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But it is not only the difficulty and labor which men take in finding out of truth, nor again that when it is found it imposeth upon men's thoughts, that doth bring lies in favor, but a natural though corrupt love of the lie itself.One of the later school of the Grecians examineth the matter, and is at a stand to think what should be in it, that men should love lies where neither they make for pleasure, as with poets, nor for advantage, as with the merchant; but for the lie's sake.
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Certainly, there be that delight in giddiness, and count it a bondage to fix a belief, affecting free-will in thinking as well as in acting.
And though the sects of philosophers of that kind be gone, yet there remain certain discoursing wits which are of the same veins, though there be not so much blood in them as was in those of the ancients.
But I cannot tell: this same truth is a naked and open daylight that doth not show the masques and mummeries and triumphs of the world half so stately and daintily as candle-lights.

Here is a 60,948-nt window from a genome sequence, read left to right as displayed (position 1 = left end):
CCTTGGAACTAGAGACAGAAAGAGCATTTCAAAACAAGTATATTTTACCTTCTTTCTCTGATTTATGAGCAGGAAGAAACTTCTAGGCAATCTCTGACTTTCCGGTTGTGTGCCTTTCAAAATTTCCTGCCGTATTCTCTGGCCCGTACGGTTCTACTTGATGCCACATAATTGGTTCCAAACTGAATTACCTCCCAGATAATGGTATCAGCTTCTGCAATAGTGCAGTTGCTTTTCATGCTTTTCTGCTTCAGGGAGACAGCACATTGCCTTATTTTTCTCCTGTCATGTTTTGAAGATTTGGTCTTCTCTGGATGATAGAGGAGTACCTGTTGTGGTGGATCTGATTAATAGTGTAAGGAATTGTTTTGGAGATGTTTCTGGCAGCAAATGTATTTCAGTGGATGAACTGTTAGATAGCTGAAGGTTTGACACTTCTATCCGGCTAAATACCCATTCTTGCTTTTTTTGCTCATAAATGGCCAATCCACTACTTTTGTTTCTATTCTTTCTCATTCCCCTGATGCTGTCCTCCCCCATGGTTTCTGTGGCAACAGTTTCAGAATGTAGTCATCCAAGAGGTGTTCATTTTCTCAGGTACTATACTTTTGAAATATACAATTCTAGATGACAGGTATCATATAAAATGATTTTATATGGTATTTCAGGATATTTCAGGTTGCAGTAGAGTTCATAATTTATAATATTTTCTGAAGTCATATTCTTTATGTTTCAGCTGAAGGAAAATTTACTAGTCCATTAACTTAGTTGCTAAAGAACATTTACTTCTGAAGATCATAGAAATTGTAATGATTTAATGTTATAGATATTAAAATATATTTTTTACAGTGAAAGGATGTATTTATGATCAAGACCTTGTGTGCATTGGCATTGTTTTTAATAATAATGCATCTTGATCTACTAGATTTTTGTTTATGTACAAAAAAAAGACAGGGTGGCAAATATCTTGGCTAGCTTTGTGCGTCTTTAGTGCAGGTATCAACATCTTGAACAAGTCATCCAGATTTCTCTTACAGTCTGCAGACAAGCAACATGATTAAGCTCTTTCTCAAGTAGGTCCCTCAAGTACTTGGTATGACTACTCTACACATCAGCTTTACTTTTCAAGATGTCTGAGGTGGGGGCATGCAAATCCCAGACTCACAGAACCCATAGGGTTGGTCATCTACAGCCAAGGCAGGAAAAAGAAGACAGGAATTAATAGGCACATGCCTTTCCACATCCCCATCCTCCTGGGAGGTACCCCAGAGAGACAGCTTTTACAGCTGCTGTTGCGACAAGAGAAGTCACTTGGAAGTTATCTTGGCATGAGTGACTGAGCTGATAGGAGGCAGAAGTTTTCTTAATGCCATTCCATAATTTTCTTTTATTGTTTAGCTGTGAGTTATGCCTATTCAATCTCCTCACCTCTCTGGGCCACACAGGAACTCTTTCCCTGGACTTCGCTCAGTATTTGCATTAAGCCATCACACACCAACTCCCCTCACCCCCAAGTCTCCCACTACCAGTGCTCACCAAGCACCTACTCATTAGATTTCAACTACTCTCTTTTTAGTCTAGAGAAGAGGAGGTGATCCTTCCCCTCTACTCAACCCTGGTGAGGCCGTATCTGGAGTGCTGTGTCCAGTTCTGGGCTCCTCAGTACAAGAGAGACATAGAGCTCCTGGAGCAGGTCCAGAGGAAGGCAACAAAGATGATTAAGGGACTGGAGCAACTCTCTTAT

Truth may perhaps come to the price of a pearl that showeth best by day; but it will not rise to the price of a diamond or carbuncle, that showeth best in varied lights. Doth any man doubt that if there were taken out of men's minds vain opinions, flattering hopes, false valuations, imaginations as one would, and the like, but it would leave the minds of a number of men poor shrunken things, full of melancholy and indisposition, and unpleasing to themselves?"Of Truth" is the opening essay in the final edition of the philosopher, statesman and jurist Francis Bacon's "Essays or Counsels, Civil and Moral" (1625).In this essay, as associate professor of philosophy Svetozar Minkov points out, Bacon addresses the question of "whether it is worse to lie to others or to oneself--to possess truth (and lie, when necessary, to others) or to think one possesses the truth but be mistaken and hence unintentionally convey falsehoods to both oneself and to others" ("Francis Bacon's ' Inquiry Touching Human Nature,'" 2010).These innate faults are of the tribe, because they come to us at birth, and are common to all humans, not necessarily acquired through exposure to a given set of experiences.These idols include sensory defects, tendencies to make premature decisions, engage in wishful thinking and overthink phenomena, creating more complications and order than actually exists. Idols of the Cave: This set of idols is not common to the “tribe” but rather specific to each individual and the “cave” they live in, which is their mind.This section will cover the major propositions found in Bacon’s works, namely the idols of the mind, the distempers of learning, classification of knowledge and Baconian induction.Bacon believed that by virtue of being human, the mind had some inherent faults, which must be corrected if we are to engage in any sort of true and meaningful learning.Written by Lasya Karthik, Bala Murugan, Claudia Santos Many of Francis Bacon’s works were based on learning: the mind’s inherent faults hampering it, how we as people make mistakes in learning and effective ways of gathering knowledge.All his works were linked to the critique, advancement and betterment of knowledge and learning in some form or the other.First he breathed light upon the face of the matter, or chaos; then he breathed light into the face of man; and still he breatheth and inspireth light into the face of his chosen.The poet that beautified the sect that was otherwise inferior to the rest, saith yet excellently well, "It is a pleasure to stand upon the shore, and to see ships tossed upon the sea; a pleasure to stand in the window of a castle, and to see a battle and the adventures thereof below; but no pleasure is comparable to the standing upon the vantage ground of truth (a hill not to be commanded, and where the air is always clear and serene), and to see the errors and wanderings and mists and tempests in the vale below"*; so always that this prospect be with pity, and not with swelling or pride.